Ted Nelson and the Xanadu Hypertext System

On June 17, 1937, American pioneer of information technology, philosopher, and sociologist Theodore Holm “Ted” Nelson was born. Nelson coined the terms hypertext and hypermedia in 1963 and published them in 1965. Nelson founded Project Xanadu in 1960, with the goal of creating a computer network with a simple user interface, a predecessor of modern World Wide Web. “HTML is precisely what we were trying to PREVENT— ever-breaking links, links going outward only,…
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Ramon Llull and the Tree of Knowledge

Ramon Llull and the Tree of Knowledge

Probably in 1232, philosopher, logician, Franciscan tertiary and Catalan writer Ramon Llull (Anglicised Raymond Lully, Raymond Lull; in Latin Raimundus or Raymundus Lullus or Lullius) was born. He is credited with writing the first major work of Catalan literature Recently surfaced manuscripts show his work to have predated by several centuries prominent work on elections theory. He is also considered a pioneer of computation theory, especially given his influence on Leibniz.[2] “For…
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Joseph Weizenbaum and his famous Eliza

Joseph Weizenbaum and his famous Eliza

On January 8, 1923, computer scientist Joseph Weizenbaum, a pioneer in natural language processing and artificial intelligence, who later became one of artificial intelligence’s leading critics, was born. In 1966 he published a simple program named Eliza, which involved its users in a conversation that bore a striking resemblance to one with a psychologist. Joseph Weizenbaum – Early Years Joseph Weizenbaum was born in Berlin the son of master furrier Jechiel Weizenbaum…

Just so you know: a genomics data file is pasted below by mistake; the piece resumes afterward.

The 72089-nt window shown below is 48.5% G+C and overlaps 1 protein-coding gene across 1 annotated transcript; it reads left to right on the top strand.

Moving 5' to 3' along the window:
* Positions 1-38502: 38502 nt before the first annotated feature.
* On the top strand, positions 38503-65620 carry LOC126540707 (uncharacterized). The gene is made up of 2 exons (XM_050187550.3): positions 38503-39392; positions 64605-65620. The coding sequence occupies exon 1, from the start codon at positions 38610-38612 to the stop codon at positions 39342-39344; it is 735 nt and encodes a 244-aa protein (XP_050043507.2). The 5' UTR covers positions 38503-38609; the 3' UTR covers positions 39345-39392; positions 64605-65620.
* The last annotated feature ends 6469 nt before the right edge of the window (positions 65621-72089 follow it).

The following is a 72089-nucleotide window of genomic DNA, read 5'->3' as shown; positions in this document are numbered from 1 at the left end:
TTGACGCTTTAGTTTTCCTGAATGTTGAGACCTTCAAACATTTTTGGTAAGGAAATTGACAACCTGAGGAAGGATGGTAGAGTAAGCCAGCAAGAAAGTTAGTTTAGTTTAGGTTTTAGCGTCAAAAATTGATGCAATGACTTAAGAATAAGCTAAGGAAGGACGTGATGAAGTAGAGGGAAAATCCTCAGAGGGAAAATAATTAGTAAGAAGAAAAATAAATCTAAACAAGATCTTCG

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Warren Weaver – A Pioneer in Machine Translation

Warren Weaver – A Pioneer in Machine Translation

On November 24, 1978, American scientist, mathematician, and science administrator Warren Weaver passed away. Weaver is widely recognized as one of the pioneers of machine translation, and as an important figure in creating support for science in the United States. Youth and Education Warren Weaver was born in Reedsburg, Wisconsin, USA, to Kittie Belle Stupfel and Isaiah Weaver, who was a pharmacist. In 1904, the family moved from Reedsburg to Madison, Wisconsin,…
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Founded in a Sillicon Valley Garage – David Packard and Hewlett-Packard

Founded in a Sillicon Valley Garage – David Packard and Hewlett-Packard

On September 7, 1912, American electrical engineer and co-founder of Hewlett-Packard, David Packard was born. Packard is noted for many technological innovations and philanthropic endeavors. In 1939, he formed a partnership known as Hewlett-Packard Company with William R. Hewlett, a friend and Stanford classmate. Hewlett-Packard Co. has become a leading manufacturer computers, computer printers, and analytic and measuring equipment. “Marketing is far too important to be left only to the marketing department!.” –…